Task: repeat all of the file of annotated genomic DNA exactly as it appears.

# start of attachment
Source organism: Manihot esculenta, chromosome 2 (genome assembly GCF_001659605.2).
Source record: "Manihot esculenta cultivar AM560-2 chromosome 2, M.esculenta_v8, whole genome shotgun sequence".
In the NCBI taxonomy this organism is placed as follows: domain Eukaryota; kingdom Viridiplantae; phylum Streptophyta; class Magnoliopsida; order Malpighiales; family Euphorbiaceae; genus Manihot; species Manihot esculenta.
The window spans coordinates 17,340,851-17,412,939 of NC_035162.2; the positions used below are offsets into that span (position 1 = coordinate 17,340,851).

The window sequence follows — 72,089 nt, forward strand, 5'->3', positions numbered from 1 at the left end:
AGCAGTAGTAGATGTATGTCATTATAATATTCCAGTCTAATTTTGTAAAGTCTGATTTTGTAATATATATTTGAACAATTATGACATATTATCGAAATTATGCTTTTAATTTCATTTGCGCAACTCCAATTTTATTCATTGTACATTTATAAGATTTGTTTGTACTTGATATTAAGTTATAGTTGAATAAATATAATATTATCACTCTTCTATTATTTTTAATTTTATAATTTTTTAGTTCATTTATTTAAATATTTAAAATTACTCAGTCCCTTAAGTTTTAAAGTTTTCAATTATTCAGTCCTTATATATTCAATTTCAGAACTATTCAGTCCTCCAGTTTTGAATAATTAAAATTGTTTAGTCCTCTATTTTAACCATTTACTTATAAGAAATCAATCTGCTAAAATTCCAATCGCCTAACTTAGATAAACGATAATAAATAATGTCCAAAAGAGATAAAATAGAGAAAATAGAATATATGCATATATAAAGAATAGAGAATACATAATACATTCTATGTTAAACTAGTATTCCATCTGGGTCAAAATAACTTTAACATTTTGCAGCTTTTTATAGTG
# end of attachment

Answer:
Source organism: Manihot esculenta, chromosome 2 (genome assembly GCF_001659605.2).
Source record: "Manihot esculenta cultivar AM560-2 chromosome 2, M.esculenta_v8, whole genome shotgun sequence".
In the NCBI taxonomy this organism is placed as follows: domain Eukaryota; kingdom Viridiplantae; phylum Streptophyta; class Magnoliopsida; order Malpighiales; family Euphorbiaceae; genus Manihot; species Manihot esculenta.
The window spans coordinates 17,340,851-17,412,939 of NC_035162.2; the positions used below are offsets into that span (position 1 = coordinate 17,340,851).

The window sequence follows — 72,089 nt, forward strand, 5'->3', positions numbered from 1 at the left end:
AGCAGTAGTAGATGTATGTCATTATAATATTCCAGTCTAATTTTGTAAAGTCTGATTTTGTAATATATATTTGAACAATTATGACATATTATCGAAATTATGCTTTTAATTTCATTTGCGCAACTCCAATTTTATTCATTGTACATTTATAAGATTTGTTTGTACTTGATATTAAGTTATAGTTGAATAAATATAATATTATCACTCTTCTATTATTTTTAATTTTATAATTTTTTAGTTCATTTATTTAAATATTTAAAATTACTCAGTCCCTTAAGTTTTAAAGTTTTCAATTATTCAGTCCTTATATATTCAATTTCAGAACTATTCAGTCCTCCAGTTTTGAATAATTAAAATTGTTTAGTCCTCTATTTTAACCATTTACTTATAAGAAATCAATCTGCTAAAATTCCAATCGCCTAACTTAGATAAACGATAATAAATAATGTCCAAAAGAGATAAAATAGAGAAAATAGAATATATGCATATATAAAGAATAGAGAATACATAATACATTCTATGTTAAACTAGTATTCCATCTGGGTCAAAATAACTTTAACATTTTGCAGCTTTTTATAGTG